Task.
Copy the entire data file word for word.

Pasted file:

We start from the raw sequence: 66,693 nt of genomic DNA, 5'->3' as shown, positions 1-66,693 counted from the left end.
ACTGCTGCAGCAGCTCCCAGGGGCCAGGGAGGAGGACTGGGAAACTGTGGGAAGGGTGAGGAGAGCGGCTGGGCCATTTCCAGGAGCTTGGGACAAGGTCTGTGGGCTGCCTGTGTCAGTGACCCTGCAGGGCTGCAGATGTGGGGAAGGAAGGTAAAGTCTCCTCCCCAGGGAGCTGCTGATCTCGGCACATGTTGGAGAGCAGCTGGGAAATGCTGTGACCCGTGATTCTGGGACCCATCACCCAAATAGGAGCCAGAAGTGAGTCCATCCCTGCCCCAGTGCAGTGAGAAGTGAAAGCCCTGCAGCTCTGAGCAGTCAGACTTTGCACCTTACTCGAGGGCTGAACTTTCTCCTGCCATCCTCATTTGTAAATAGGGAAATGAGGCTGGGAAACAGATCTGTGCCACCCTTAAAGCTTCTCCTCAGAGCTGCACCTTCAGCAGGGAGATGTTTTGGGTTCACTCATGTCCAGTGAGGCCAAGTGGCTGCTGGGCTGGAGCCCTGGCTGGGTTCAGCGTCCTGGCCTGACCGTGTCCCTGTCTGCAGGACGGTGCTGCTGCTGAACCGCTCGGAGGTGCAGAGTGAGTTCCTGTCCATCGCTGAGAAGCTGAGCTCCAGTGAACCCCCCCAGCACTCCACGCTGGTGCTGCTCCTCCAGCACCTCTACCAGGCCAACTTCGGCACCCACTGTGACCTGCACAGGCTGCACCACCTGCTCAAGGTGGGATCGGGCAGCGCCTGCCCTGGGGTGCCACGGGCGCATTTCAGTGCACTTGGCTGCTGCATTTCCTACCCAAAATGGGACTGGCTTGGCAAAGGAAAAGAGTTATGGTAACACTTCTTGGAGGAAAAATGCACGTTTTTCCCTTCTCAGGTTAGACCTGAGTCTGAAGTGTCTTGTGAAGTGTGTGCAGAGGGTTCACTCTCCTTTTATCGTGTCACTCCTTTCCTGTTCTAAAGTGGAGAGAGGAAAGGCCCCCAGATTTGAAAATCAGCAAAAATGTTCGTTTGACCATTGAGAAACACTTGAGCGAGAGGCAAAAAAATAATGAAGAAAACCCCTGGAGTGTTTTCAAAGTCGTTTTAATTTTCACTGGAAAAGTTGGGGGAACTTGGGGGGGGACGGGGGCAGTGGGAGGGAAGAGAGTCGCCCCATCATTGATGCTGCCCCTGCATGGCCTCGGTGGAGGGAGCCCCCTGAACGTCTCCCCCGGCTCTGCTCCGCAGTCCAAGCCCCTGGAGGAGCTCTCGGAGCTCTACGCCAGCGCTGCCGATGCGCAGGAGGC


We start from the raw sequence: 66,693 nt of genomic DNA, 5'->3' as shown, positions 1-66,693 counted from the left end.
ACTGCTGCAGCAGCTCCCAGGGGCCAGGGAGGAGGACTGGGAAACTGTGGGAAGGGTGAGGAGAGCGGCTGGGCCATTTCCAGGAGCTTGGGACAAGGTCTGTGGGCTGCCTGTGTCAGTGACCCTGCAGGGCTGCAGATGTGGGGAAGGAAGGTAAAGTCTCCTCCCCAGGGAGCTGCTGATCTCGGCACATGTTGGAGAGCAGCTGGGAAATGCTGTGACCCGTGATTCTGGGACCCATCACCCAAATAGGAGCCAGAAGTGAGTCCATCCCTGCCCCAGTGCAGTGAGAAGTGAAAGCCCTGCAGCTCTGAGCAGTCAGACTTTGCACCTTACTCGAGGGCTGAACTTTCTCCTGCCATCCTCATTTGTAAATAGGGAAATGAGGCTGGGAAACAGATCTGTGCCACCCTTAAAGCTTCTCCTCAGAGCTGCACCTTCAGCAGGGAGATGTTTTGGGTTCACTCATGTCCAGTGAGGCCAAGTGGCTGCTGGGCTGGAGCCCTGGCTGGGTTCAGCGTCCTGGCCTGACCGTGTCCCTGTCTGCAGGACGGTGCTGCTGCTGAACCGCTCGGAGGTGCAGAGTGAGTTCCTGTCCATCGCTGAGAAGCTGAGCTCCAGTGAACCCCCCCAGCACTCCACGCTGGTGCTGCTCCTCCAGCACCTCTACCAGGCCAACTTCGGCACCCACTGTGACCTGCACAGGCTGCACCACCTGCTCAAGGTGGGATCGGGCAGCGCCTGCCCTGGGGTGCCACGGGCGCATTTCAGTGCACTTGGCTGCTGCATTTCCTACCCAAAATGGGACTGGCTTGGCAAAGGAAAAGAGTTATGGTAACACTTCTTGGAGGAAAAATGCACGTTTTTCCCTTCTCAGGTTAGACCTGAGTCTGAAGTGTCTTGTGAAGTGTGTGCAGAGGGTTCACTCTCCTTTTATCGTGTCACTCCTTTCCTGTTCTAAAGTGGAGAGAGGAAAGGCCCCCAGATTTGAAAATCAGCAAAAATGTTCGTTTGACCATTGAGAAACACTTGAGCGAGAGGCAAAAAAATAATGAAGAAAACCCCTGGAGTGTTTTCAAAGTCGTTTTAATTTTCACTGGAAAAGTTGGGGGAACTTGGGGGGGGACGGGGGCAGTGGGAGGGAAGAGAGTCGCCCCATCATTGATGCTGCCCCTGCATGGCCTCGGTGGAGGGAGCCCCCTGAACGTCTCCCCCGGCTCTGCTCCGCAGTCCAAGCCCCTGGAGGAGCTCTCGGAGCTCTACGCCAGCGCTGCCGATGCGCAGGAGGC